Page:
Child Welfare Involvement Among Children in Subsidized Early Care and Education Programs


The US Department of Health and Human Services reports that in 2013 there were 679,000 confirmed cases of child maltreatment nationally. Research shows that early trauma such as abuse and neglect can have long-term negative consequences for brain, cognitive and social development. Some experts have suggested Early Care and Education (ECE) services may mitigate the effects of child maltreatment and enhance the safety, permanency and well-being of children removed from their homes and placed in out-of-home foster care. Los Angeles County and California have seen recent policy work around connecting subsidized ECE services[1] and the child welfare system. However, efficient and effective coordination of services in Los Angeles County (and throughout California) is hindered by the siloed nature of data collection systems. Although we know that children interact with many different public systems, there is little information on the timing or nature of cross-sector service encounters. This project was designed to provide proof of concept for how ECE records can be integrated across funding streams in a large non-profit agency in Northern Los Angeles County to determine the unique population of children served across ECE programs at the agency. These records can then be linked to external data systems to generate a more complete picture of those children and families served and their outcomes.

[1] Federally subsidized Head Start and Early Head Start; state-subsidized child care for families receiving CalWORKs; and other state-subsidized child care programs.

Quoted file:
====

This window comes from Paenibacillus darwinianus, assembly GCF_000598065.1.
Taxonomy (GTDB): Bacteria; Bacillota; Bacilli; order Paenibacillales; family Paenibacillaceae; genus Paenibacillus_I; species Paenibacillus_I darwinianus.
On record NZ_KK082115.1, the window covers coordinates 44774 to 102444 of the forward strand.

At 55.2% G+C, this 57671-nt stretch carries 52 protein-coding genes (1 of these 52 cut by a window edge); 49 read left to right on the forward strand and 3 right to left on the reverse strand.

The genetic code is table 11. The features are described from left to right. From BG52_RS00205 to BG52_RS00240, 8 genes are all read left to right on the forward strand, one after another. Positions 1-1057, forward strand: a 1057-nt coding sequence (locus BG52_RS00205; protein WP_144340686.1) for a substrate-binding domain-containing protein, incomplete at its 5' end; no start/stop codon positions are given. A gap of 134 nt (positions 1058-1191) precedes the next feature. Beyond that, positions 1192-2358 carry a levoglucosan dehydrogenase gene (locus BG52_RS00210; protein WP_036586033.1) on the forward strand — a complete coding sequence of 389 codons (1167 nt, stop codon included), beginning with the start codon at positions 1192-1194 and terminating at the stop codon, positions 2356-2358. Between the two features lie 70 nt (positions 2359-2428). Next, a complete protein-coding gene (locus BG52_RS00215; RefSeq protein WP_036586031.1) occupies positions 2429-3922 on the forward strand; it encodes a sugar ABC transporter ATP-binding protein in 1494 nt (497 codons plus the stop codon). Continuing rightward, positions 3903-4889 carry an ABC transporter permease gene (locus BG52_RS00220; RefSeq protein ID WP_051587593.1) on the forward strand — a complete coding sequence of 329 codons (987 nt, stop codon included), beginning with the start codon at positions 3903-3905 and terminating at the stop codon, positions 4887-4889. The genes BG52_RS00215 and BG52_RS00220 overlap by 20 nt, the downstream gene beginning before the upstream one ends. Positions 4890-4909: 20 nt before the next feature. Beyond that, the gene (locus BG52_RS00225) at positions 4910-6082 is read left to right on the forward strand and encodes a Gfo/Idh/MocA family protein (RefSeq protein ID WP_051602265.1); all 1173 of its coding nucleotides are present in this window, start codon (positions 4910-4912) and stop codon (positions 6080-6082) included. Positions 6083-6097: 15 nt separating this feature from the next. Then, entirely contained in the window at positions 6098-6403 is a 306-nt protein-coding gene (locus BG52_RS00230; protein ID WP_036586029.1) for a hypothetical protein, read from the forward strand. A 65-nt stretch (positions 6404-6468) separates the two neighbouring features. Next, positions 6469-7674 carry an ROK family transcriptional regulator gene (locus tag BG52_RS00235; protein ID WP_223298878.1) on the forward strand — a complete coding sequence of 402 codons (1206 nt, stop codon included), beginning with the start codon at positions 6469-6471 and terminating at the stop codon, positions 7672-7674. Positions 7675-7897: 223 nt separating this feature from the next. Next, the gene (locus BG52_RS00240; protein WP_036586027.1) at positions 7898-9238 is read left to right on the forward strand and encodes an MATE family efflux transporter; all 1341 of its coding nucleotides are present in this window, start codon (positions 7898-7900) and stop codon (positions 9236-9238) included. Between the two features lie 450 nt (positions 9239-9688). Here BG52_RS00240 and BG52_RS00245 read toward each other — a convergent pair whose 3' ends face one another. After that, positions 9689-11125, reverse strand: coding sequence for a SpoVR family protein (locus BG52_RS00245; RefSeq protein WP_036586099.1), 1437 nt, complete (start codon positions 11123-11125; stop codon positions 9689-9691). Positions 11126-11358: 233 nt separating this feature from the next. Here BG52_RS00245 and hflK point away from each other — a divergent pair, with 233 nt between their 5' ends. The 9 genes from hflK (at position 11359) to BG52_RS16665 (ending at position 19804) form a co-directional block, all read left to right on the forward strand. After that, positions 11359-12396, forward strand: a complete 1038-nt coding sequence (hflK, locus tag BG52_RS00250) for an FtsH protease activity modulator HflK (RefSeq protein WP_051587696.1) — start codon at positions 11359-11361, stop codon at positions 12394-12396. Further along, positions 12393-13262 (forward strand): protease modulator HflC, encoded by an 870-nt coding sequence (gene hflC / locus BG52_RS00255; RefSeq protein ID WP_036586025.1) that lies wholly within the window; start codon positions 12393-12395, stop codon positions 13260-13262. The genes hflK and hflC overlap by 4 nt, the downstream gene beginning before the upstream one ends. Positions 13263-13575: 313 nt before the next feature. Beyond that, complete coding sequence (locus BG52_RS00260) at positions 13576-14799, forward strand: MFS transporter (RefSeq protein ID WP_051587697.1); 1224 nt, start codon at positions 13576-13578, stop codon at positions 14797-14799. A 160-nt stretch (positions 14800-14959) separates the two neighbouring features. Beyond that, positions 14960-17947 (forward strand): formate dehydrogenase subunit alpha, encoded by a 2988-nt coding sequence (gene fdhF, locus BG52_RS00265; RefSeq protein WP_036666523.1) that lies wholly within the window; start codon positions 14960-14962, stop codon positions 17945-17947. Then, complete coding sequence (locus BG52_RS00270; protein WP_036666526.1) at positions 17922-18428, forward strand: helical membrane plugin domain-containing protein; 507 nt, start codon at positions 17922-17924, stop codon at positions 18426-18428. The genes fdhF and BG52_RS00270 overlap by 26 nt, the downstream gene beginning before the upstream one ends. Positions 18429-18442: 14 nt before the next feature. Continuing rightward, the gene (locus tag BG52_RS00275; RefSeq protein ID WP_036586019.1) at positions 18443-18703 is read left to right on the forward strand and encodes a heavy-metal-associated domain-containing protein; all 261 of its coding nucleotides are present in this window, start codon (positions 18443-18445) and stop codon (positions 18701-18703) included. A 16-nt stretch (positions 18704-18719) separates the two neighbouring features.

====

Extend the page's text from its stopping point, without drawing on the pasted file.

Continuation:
Overview of Findings

This report shows the significant overlap (28.2%) in children served by both the child welfare and ECE sectors between 2011 and 2014. Of the children served by both ECE and child welfare:

  • 1 in 5 children served through Early/Head Start were known to child welfare;
  • 1 in 3 children served through state-funded child care vouchers were known to child welfare. Of those served by child care vouchers:
    • 1 in 3 children served by TANF-based vouchers were known to child welfare
    • 1 in 4 children served by Alternative Payment vouchers were known to child welfare.

The current study also found that of the children served in ECE and child welfare, 3 out of 4 were enrolled in ECE prior to their participation in child welfare. Given the significant overlap between systems serving the same children and families in these communities, the potential for targeted resource allocation and more effective collaboration between systems should be considered by system managers and policy makers. Study findings and ongoing examination of the intersections of ECE and child welfare also support a pilot project that will provide emergency child care assistance to resource families with young children that is being conducted by CCRC and the Van Nuys office of LA’s Department of Children and Family Services; CDN staff serve as advisors on data collection and analysis. A new round of data analysis is planned to expand the time frame covered in the initial study and include additional data on child care services for families enrolled in Stage 1 of the CalWORKs program.


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